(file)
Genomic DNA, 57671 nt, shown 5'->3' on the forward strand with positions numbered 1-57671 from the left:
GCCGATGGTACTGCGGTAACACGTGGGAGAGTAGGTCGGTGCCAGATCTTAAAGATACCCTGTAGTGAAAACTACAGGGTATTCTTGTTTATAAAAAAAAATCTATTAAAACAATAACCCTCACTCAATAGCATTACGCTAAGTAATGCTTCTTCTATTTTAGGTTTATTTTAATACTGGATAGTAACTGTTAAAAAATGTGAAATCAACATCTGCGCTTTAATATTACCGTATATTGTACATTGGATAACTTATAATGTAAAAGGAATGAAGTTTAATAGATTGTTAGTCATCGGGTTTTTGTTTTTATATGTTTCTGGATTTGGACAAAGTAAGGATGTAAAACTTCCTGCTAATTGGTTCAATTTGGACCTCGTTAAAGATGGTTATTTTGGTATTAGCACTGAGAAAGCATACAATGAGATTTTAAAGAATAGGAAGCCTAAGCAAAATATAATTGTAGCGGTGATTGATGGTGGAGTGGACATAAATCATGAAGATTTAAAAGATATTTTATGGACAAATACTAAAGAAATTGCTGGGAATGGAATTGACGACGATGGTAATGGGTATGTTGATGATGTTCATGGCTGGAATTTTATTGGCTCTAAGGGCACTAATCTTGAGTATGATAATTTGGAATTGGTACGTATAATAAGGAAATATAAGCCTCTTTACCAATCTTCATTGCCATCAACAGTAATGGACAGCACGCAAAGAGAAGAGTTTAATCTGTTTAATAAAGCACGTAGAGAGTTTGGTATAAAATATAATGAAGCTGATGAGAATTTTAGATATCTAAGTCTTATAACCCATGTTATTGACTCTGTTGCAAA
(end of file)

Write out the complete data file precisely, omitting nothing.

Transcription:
Genomic DNA, 57671 nt, shown 5'->3' on the forward strand with positions numbered 1-57671 from the left:
GCCGATGGTACTGCGGTAACACGTGGGAGAGTAGGTCGGTGCCAGATCTTAAAGATACCCTGTAGTGAAAACTACAGGGTATTCTTGTTTATAAAAAAAAATCTATTAAAACAATAACCCTCACTCAATAGCATTACGCTAAGTAATGCTTCTTCTATTTTAGGTTTATTTTAATACTGGATAGTAACTGTTAAAAAATGTGAAATCAACATCTGCGCTTTAATATTACCGTATATTGTACATTGGATAACTTATAATGTAAAAGGAATGAAGTTTAATAGATTGTTAGTCATCGGGTTTTTGTTTTTATATGTTTCTGGATTTGGACAAAGTAAGGATGTAAAACTTCCTGCTAATTGGTTCAATTTGGACCTCGTTAAAGATGGTTATTTTGGTATTAGCACTGAGAAAGCATACAATGAGATTTTAAAGAATAGGAAGCCTAAGCAAAATATAATTGTAGCGGTGATTGATGGTGGAGTGGACATAAATCATGAAGATTTAAAAGATATTTTATGGACAAATACTAAAGAAATTGCTGGGAATGGAATTGACGACGATGGTAATGGGTATGTTGATGATGTTCATGGCTGGAATTTTATTGGCTCTAAGGGCACTAATCTTGAGTATGATAATTTGGAATTGGTACGTATAATAAGGAAATATAAGCCTCTTTACCAATCTTCATTGCCATCAACAGTAATGGACAGCACGCAAAGAGAAGAGTTTAATCTGTTTAATAAAGCACGTAGAGAGTTTGGTATAAAATATAATGAAGCTGATGAGAATTTTAGATATCTAAGTCTTATAACCCATGTTATTGACTCTGTTGCAAA